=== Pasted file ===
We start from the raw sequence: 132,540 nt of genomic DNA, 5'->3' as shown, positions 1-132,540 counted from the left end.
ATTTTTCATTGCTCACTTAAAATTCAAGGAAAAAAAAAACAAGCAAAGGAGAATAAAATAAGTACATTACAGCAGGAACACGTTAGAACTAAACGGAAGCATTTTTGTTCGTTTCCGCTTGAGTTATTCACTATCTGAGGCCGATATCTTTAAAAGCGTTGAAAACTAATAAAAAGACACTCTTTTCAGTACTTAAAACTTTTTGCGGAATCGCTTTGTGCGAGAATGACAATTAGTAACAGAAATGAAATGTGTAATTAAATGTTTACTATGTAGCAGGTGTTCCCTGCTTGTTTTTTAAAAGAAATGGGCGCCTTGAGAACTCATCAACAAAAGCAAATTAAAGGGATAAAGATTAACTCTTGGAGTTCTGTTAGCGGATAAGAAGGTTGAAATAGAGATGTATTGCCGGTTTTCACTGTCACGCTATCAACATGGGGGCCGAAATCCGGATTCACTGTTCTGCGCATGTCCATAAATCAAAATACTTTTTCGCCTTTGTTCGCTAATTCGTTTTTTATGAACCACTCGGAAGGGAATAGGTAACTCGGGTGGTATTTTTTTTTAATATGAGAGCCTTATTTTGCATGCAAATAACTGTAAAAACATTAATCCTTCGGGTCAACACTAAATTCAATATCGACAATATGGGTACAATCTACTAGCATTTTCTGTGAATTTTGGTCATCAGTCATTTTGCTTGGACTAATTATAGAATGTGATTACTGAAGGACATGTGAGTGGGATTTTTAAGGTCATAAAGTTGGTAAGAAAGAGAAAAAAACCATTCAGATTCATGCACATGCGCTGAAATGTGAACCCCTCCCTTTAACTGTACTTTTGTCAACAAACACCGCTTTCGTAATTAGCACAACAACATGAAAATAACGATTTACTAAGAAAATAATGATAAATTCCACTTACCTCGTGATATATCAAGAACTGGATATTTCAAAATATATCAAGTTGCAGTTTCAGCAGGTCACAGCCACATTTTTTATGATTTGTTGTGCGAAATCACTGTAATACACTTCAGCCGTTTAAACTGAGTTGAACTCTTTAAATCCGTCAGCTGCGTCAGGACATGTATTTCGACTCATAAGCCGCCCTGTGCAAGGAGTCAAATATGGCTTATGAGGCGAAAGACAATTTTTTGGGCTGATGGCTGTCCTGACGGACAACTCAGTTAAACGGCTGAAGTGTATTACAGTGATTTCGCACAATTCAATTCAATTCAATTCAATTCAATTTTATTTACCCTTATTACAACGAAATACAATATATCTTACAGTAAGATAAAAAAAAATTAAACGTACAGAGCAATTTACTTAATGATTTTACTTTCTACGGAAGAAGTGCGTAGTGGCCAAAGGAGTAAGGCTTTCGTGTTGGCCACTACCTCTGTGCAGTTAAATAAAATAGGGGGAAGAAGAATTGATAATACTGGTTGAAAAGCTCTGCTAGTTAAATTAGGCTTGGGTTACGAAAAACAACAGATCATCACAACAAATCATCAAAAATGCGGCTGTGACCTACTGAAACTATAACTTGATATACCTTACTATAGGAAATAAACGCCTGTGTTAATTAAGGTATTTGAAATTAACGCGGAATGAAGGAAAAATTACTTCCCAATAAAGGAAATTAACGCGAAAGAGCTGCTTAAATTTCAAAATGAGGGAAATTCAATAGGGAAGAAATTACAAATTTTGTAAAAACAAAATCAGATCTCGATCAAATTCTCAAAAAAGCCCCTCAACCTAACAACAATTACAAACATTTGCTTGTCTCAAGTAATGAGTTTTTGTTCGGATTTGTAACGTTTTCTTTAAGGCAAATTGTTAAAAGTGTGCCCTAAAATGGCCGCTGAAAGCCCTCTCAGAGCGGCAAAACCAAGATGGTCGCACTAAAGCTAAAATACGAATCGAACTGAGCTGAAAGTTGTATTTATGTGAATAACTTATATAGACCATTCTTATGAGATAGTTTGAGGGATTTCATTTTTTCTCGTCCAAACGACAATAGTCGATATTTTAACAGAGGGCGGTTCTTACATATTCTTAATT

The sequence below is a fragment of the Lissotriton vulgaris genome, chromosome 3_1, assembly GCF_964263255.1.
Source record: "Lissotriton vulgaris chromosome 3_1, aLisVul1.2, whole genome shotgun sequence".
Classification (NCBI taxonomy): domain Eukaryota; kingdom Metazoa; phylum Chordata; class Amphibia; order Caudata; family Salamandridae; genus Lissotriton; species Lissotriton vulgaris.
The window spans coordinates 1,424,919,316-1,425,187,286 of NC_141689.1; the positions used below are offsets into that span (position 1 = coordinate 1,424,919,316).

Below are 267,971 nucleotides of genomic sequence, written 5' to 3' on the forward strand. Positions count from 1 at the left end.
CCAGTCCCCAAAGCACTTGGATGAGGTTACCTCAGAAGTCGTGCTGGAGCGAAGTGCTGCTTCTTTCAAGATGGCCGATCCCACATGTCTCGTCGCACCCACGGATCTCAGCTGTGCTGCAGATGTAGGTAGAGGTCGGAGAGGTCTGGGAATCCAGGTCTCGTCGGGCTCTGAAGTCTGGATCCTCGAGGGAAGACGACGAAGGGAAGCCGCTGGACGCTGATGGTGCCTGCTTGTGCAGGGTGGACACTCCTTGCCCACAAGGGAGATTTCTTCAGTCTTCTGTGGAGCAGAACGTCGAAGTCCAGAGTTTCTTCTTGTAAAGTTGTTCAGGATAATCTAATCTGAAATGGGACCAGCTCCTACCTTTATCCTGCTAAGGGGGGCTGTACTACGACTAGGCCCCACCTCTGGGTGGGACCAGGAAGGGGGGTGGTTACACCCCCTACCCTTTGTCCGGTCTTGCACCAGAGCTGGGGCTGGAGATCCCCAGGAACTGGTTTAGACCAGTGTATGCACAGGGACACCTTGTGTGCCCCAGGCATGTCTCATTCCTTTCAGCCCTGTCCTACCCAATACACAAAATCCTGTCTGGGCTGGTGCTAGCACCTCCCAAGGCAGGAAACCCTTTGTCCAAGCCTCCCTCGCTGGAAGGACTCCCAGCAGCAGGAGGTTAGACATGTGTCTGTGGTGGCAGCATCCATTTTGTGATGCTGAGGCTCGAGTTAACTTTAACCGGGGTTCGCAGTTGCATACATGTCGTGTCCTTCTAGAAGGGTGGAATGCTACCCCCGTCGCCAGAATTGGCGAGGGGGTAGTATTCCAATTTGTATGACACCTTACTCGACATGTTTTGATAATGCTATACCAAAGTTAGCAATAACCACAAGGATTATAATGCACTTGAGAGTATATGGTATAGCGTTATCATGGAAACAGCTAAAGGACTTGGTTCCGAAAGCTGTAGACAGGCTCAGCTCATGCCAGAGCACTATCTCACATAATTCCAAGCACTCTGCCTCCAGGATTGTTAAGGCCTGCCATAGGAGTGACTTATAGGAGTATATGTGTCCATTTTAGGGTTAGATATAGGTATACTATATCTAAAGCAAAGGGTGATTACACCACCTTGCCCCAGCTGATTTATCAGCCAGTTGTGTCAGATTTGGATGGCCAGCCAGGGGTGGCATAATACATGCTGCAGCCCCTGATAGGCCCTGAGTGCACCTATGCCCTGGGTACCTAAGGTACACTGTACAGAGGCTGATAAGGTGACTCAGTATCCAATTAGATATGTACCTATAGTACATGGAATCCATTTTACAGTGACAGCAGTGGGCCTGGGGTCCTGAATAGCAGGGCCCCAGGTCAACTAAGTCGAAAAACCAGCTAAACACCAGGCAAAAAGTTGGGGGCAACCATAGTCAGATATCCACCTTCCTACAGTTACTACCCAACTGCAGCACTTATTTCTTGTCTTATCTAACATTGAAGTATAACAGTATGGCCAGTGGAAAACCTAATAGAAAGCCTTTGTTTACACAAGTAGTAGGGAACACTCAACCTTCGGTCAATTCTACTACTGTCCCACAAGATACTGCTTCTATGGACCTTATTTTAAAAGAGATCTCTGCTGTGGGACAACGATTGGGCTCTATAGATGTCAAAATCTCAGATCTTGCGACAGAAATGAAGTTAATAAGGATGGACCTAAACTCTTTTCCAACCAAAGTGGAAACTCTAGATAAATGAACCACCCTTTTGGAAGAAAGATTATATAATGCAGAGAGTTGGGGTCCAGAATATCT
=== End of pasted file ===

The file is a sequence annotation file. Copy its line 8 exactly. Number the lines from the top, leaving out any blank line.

CCAGTCCCCAAAGCACTTGGATGAGGTTACCTCAGAAGTCGTGCTGGAGCGAAGTGCTGCTTCTTTCAAGATGGCCGATCCCACATGTCTCGTCGCACCCACGGATCTCAGCTGTGCTGCAGATGTAGGTAGAGGTCGGAGAGGTCTGGGAATCCAGGTCTCGTCGGGCTCTGAAGTCTGGATCCTCGAGGGAAGACGACGAAGGGAAGCCGCTGGACGCTGATGGTGCCTGCTTGTGCAGGGTGGACACTCCTTGCCCACAAGGGAGATTTCTTCAGTCTTCTGTGGAGCAGAACGTCGAAGTCCAGAGTTTCTTCTTGTAAAGTTGTTCAGGATAATCTAATCTGAAATGGGACCAGCTCCTACCTTTATCCTGCTAAGGGGGGCTGTACTACGACTAGGCCCCACCTCTGGGTGGGACCAGGAAGGGGGGTGGTTACACCCCCTACCCTTTGTCCGGTCTTGCACCAGAGCTGGGGCTGGAGATCCCCAGGAACTGGTTTAGACCAGTGTATGCACAGGGACACCTTGTGTGCCCCAGGCATGTCTCATTCCTTTCAGCCCTGTCCTACCCAATACACAAAATCCTGTCTGGGCTGGTGCTAGCACCTCCCAAGGCAGGAAACCCTTTGTCCAAGCCTCCCTCGCTGGAAGGACTCCCAGCAGCAGGAGGTTAGACATGTGTCTGTGGTGGCAGCATCCATTTTGTGATGCTGAGGCTCGAGTTAACTTTAACCGGGGTTCGCAGTTGCATACATGTCGTGTCCTTCTAGAAGGGTGGAATGCTACCCCCGTCGCCAGAATTGGCGAGGGGGTAGTATTCCAATTTGTATGACACCTTACTCGACATGTTTTGATAATGCTATACCAAAGTTAGCAATAACCACAAGGATTATAATGCACTTGAGAGTATATGGTATAGCGTTATCATGGAAACAGCTAAAGGACTTGGTTCCGAAAGCTGTAGACAGGCTCAGCTCATGCCAGAGCACTATCTCACATAATTCCAAGCACTCTGCCTCCAGGATTGTTAAGGCCTGCCATAGGAGTGACTTATAGGAGTATATGTGTCCATTTTAGGGTTAGATATAGGTATACTATATCTAAAGCAAAGGGTGATTACACCACCTTGCCCCAGCTGATTTATCAGCCAGTTGTGTCAGATTTGGATGGCCAGCCAGGGGTGGCATAATACATGCTGCAGCCCCTGATAGGCCCTGAGTGCACCTATGCCCTGGGTACCTAAGGTACACTGTACAGAGGCTGATAAGGTGACTCAGTATCCAATTAGATATGTACCTATAGTACATGGAATCCATTTTACAGTGACAGCAGTGGGCCTGGGGTCCTGAATAGCAGGGCCCCAGGTCAACTAAGTCGAAAAACCAGCTAAACACCAGGCAAAAAGTTGGGGGCAACCATAGTCAGATATCCACCTTCCTACAGTTACTACCCAACTGCAGCACTTATTTCTTGTCTTATCTAACATTGAAGTATAACAGTATGGCCAGTGGAAAACCTAATAGAAAGCCTTTGTTTACACAAGTAGTAGGGAACACTCAACCTTCGGTCAATTCTACTACTGTCCCACAAGATACTGCTTCTATGGACCTTATTTTAAAAGAGATCTCTGCTGTGGGACAACGATTGGGCTCTATAGATGTCAAAATCTCAGATCTTGCGACAGAAATGAAGTTAATAAGGATGGACCTAAACTCTTTTCCAACCAAAGTGGAAACTCTAGATAAATGAACCACCCTTTTGGAAGAAAGATTATATAATGCAGAGAGTTGGGGTCCAGAATATCT